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Connecting CORBA to .NET : Page 2

In this article, you'll see how to build a CORBA server and connect it to C# clients using Borland's Janeva as "glue".


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Build a CORBA Server
To build the CORBA server, start C++Builder, click the File | New menu, select Other and go to the Multitier tab of the Object Repository (see Figure 1).

Figure 1. C++Builder Object Repository: The Object Repository contains a list of the items available
Figure 2. CORBA Server Wizard: You use this wizard to specify project options for a new CORBA server project.

A number of icons appear in the dialog related to CORBA. To start a new CORBA server project from scratch, double-click on the CORBA Server icon, which will display the CORBA Server Wizard so you can specify the options for the new project (see Figure 2).

You can choose to create a Console Application (with or without using Borland's Visual Component Library) or a Windows Application. For this project, select the Windows Application option, because it's convenient to have the server display some visual (debug) information during development.

A CORBA server can contain one or more CORBA objects. The interface specification for these CORBA objects are usually stored in IDL (Interface Definition Language) files. When you start a new CORBA server project, you can either select from among existing IDL files, or start with an empty IDL file and add your own CORBA object definitions. The sample project uses the simple IDL file shown below.

   module DiarySrv
   {
     struct DateTime {
       long Date; // example: 20030929
       long Time; // example: 1200
     };
   
     interface ICorbaDiaryServer
     {
       exception MeetingImpossible
       {
         string Reason;
       };
   
       void Meeting(in wstring Names,
                    in DateTime DayTime,
                    in long Duration)
         raises (MeetingImpossible);
     };
   };
   


When you click the OK button in the CORBA Server Wizard, C++Builder generates the new project. Save the form as MainForm.cpp and the main project file as BCB6CorbaServer.bpr. The IDE adds the DiarySrv.idl file to the project. When you compile the project, C++Builder runs the idl2cpp tool, which generates four additional files based on the IDL definition, namely: DiarySrv_c.cpp and DiarySrv_c.hh (for the stub classes) as well as DiarySrv_s.cpp and DiarySrv_s.hh (for the skeleton classes).

Figure 3. CORBA Object Implementation Wizard: You use this Wizard to specify the IDL file, select interface names, the delegation model, and other properties.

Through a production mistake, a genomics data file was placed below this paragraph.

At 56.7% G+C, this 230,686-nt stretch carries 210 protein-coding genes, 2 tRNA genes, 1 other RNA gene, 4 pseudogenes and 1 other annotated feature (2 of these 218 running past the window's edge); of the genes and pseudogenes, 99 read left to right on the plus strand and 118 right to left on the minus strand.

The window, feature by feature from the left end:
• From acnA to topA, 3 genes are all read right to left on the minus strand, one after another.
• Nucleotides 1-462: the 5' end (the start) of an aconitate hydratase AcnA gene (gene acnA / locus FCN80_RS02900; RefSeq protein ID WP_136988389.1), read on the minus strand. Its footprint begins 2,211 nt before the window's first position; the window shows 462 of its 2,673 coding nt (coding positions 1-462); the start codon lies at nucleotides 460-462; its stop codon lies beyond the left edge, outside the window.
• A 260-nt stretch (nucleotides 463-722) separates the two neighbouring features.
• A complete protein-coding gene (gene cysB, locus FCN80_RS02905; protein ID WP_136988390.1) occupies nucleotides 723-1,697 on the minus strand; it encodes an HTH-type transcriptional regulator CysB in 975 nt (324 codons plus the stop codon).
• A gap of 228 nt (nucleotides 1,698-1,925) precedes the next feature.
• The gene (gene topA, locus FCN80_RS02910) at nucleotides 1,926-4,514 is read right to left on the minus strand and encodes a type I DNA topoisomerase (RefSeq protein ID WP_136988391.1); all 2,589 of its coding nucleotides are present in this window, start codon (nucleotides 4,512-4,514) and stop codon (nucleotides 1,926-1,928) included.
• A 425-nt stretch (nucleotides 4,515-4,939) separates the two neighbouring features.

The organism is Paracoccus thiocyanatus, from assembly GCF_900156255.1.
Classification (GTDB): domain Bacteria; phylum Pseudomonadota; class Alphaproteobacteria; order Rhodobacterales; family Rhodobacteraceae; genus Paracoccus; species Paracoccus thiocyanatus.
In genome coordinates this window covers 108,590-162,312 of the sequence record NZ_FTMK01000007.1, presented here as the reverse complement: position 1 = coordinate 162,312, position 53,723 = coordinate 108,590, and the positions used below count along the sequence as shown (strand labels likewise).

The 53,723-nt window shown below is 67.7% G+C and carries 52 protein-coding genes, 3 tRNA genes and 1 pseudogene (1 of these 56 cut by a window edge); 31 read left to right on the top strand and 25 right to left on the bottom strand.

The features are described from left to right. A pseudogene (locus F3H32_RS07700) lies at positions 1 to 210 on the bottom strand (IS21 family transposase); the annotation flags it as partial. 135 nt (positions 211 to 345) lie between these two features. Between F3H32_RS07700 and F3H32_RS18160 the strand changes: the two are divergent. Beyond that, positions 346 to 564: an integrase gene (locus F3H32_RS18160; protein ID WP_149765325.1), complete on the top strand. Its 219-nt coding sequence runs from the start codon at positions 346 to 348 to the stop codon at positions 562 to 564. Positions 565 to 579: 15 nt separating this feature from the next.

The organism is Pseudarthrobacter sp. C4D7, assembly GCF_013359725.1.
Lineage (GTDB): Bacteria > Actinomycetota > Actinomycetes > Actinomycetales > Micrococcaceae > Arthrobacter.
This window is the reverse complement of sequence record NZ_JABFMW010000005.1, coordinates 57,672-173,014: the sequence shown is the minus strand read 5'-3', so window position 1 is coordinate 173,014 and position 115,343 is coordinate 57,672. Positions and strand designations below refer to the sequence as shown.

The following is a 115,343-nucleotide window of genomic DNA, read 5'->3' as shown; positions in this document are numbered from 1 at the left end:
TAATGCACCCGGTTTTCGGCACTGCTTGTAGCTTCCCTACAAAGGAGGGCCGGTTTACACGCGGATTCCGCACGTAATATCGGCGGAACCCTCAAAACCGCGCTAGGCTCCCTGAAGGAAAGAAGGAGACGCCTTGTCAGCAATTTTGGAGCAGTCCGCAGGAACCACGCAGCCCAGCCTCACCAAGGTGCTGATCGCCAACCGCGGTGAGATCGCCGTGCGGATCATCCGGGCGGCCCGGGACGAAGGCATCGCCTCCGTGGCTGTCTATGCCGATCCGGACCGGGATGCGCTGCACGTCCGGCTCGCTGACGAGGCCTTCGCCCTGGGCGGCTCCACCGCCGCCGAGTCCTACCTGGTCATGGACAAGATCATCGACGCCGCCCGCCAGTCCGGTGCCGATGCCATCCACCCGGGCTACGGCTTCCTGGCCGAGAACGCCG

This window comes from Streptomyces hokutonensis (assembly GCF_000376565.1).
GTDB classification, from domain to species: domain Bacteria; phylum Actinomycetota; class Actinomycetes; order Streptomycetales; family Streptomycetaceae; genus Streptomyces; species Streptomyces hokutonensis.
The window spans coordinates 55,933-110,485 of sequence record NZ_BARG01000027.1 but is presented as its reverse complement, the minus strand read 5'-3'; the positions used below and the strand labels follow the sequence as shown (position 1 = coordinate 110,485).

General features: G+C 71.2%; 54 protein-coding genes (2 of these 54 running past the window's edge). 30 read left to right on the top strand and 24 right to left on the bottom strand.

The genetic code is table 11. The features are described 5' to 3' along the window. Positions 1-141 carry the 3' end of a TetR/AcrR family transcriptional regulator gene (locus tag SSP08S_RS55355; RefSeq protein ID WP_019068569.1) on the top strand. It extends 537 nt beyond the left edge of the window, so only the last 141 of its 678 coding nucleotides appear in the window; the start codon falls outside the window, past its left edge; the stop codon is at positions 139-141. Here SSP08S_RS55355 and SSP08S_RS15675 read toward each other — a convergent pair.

CORBA Object Implementation
Apart from the skeleton and the stub, you need an actual implementation of the DiarySrv CORBA object. For that you can use the CORBA Object Implementation wizard (see Figure 1 for the icon in the Object Repository). Click File | NewOther, go to the Multitier tab, and double-click on the CORBA Object Implementation icon, which will display the dialog shown in Figure 3.

For each IDL file, you can select all interface names, and the wizard will suggest the unit name, class name, etc. You can then specify whether you want to use the delegation model, use a data module, and whether you want to create the object instance inside WinMain (an alternative is to create it inside your main form, for example).

When you click on OK, the IDE adds two new files to your project: ICorbaDiaryServer.cpp, and ICorbaDiaryServer.h. This is the place to write the implementation of the actual CORBA server object, which is simplistic for this sample server.

   #pragma hdrstop
   
   #include <corba.h>
   #include "ICorbaDiaryServerServer.h"
   
   #include "MainForm.h"
   
   //----------------------------------------------------
   
   #pragma package(smart_init)
   
   
   ICorbaDiaryServerImpl::ICorbaDiaryServerImpl(
      const char *object_name):
      _sk_DiarySrv::_sk_ICorbaDiaryServer(object_name)
   {
     if (Form1)
        Form1->Caption = 
        "ICorbaDiaryServer up and running...";
   }
   
   void ICorbaDiaryServerImpl::Meeting(
      const CORBA::WChar* _Names,
      const DiarySrv::DateTime& _DayTime, CORBA::Long 
      _Duration)
   {
     if (Form1)
       Form1->Memo1->Lines->Add(
          "Meeting with " + AnsiString(_Names));
     if (_Duration > 60)
        throw
        DiarySrv::ICorbaDiaryServer::MeetingImpossible(
        "I don't like long meetings...");
   }

Figure 4 shows the running application.

Figure 4. The Running CORBA Server: Here's a screenshot of the completed CORBA server.

Note that the code checks the duration of the meeting. If the meeting lasts longer than one hour (60 minutes), the code throws a CORBA exeception with the message "I don't like long meetings." Obviously, this exception exists purely to demonstrate how to use CORBA exceptions, and to show how the C# client can receive and respond to errors.

Before you can run the CORBA Server, you must make sure the VisiBroker Smart Agent is also running.

Author's Note: See http://www.drbob42.com/examines/examin10.htm for an implementation of the CORBA server and a client that can connect to it using Delphi 5 (from 2000).



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